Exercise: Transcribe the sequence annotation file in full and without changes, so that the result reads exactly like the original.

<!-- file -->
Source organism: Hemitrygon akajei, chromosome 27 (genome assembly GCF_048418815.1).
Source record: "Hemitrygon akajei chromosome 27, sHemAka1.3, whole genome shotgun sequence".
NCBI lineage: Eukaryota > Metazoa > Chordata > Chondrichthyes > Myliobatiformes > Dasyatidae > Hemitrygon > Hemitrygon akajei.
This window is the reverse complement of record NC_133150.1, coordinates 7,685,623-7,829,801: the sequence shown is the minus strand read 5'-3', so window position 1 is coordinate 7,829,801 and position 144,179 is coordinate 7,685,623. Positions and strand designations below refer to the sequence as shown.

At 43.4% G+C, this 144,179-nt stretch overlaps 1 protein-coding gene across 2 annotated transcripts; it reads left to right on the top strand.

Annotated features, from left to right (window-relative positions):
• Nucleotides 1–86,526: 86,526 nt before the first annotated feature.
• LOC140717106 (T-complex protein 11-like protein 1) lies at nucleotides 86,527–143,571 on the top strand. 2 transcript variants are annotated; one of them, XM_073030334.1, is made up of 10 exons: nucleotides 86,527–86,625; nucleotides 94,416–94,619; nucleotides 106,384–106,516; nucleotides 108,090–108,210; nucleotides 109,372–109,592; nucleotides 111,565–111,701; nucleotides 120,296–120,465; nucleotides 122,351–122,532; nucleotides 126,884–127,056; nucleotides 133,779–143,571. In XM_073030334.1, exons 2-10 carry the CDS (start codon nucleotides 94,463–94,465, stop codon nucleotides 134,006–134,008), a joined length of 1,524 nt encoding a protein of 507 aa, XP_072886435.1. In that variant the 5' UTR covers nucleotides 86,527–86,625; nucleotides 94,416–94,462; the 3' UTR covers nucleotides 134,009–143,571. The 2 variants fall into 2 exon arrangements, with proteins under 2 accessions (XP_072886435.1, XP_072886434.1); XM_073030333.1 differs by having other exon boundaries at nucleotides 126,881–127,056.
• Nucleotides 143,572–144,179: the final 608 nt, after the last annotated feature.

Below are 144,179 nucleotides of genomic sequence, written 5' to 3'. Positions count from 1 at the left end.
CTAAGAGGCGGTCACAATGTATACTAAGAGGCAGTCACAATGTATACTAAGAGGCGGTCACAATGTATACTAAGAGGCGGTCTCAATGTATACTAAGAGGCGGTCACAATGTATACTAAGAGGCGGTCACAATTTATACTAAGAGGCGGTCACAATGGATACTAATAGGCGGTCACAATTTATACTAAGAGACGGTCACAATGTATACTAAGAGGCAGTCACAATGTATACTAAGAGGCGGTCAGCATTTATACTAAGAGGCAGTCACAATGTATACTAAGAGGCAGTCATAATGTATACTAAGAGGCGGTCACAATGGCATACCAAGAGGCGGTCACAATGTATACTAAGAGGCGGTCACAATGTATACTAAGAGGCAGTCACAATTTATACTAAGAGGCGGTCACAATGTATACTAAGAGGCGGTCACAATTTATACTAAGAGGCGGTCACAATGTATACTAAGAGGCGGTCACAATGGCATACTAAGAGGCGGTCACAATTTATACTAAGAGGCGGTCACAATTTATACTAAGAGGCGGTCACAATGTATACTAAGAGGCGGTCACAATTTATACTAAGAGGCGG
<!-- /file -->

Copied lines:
Source organism: Hemitrygon akajei, chromosome 27 (genome assembly GCF_048418815.1).
Source record: "Hemitrygon akajei chromosome 27, sHemAka1.3, whole genome shotgun sequence".
NCBI lineage: Eukaryota > Metazoa > Chordata > Chondrichthyes > Myliobatiformes > Dasyatidae > Hemitrygon > Hemitrygon akajei.
This window is the reverse complement of record NC_133150.1, coordinates 7,685,623-7,829,801: the sequence shown is the minus strand read 5'-3', so window position 1 is coordinate 7,829,801 and position 144,179 is coordinate 7,685,623. Positions and strand designations below refer to the sequence as shown.

At 43.4% G+C, this 144,179-nt stretch overlaps 1 protein-coding gene across 2 annotated transcripts; it reads left to right on the top strand.

Annotated features, from left to right (window-relative positions):
• Nucleotides 1–86,526: 86,526 nt before the first annotated feature.
• LOC140717106 (T-complex protein 11-like protein 1) lies at nucleotides 86,527–143,571 on the top strand. 2 transcript variants are annotated; one of them, XM_073030334.1, is made up of 10 exons: nucleotides 86,527–86,625; nucleotides 94,416–94,619; nucleotides 106,384–106,516; nucleotides 108,090–108,210; nucleotides 109,372–109,592; nucleotides 111,565–111,701; nucleotides 120,296–120,465; nucleotides 122,351–122,532; nucleotides 126,884–127,056; nucleotides 133,779–143,571. In XM_073030334.1, exons 2-10 carry the CDS (start codon nucleotides 94,463–94,465, stop codon nucleotides 134,006–134,008), a joined length of 1,524 nt encoding a protein of 507 aa, XP_072886435.1. In that variant the 5' UTR covers nucleotides 86,527–86,625; nucleotides 94,416–94,462; the 3' UTR covers nucleotides 134,009–143,571. The 2 variants fall into 2 exon arrangements, with proteins under 2 accessions (XP_072886435.1, XP_072886434.1); XM_073030333.1 differs by having other exon boundaries at nucleotides 126,881–127,056.
• Nucleotides 143,572–144,179: the final 608 nt, after the last annotated feature.

Below are 144,179 nucleotides of genomic sequence, written 5' to 3'. Positions count from 1 at the left end.
CTAAGAGGCGGTCACAATGTATACTAAGAGGCAGTCACAATGTATACTAAGAGGCGGTCACAATGTATACTAAGAGGCGGTCTCAATGTATACTAAGAGGCGGTCACAATGTATACTAAGAGGCGGTCACAATTTATACTAAGAGGCGGTCACAATGGATACTAATAGGCGGTCACAATTTATACTAAGAGACGGTCACAATGTATACTAAGAGGCAGTCACAATGTATACTAAGAGGCGGTCAGCATTTATACTAAGAGGCAGTCACAATGTATACTAAGAGGCAGTCATAATGTATACTAAGAGGCGGTCACAATGGCATACCAAGAGGCGGTCACAATGTATACTAAGAGGCGGTCACAATGTATACTAAGAGGCAGTCACAATTTATACTAAGAGGCGGTCACAATGTATACTAAGAGGCGGTCACAATTTATACTAAGAGGCGGTCACAATGTATACTAAGAGGCGGTCACAATGGCATACTAAGAGGCGGTCACAATTTATACTAAGAGGCGGTCACAATTTATACTAAGAGGCGGTCACAATGTATACTAAGAGGCGGTCACAATTTATACTAAGAGGCGG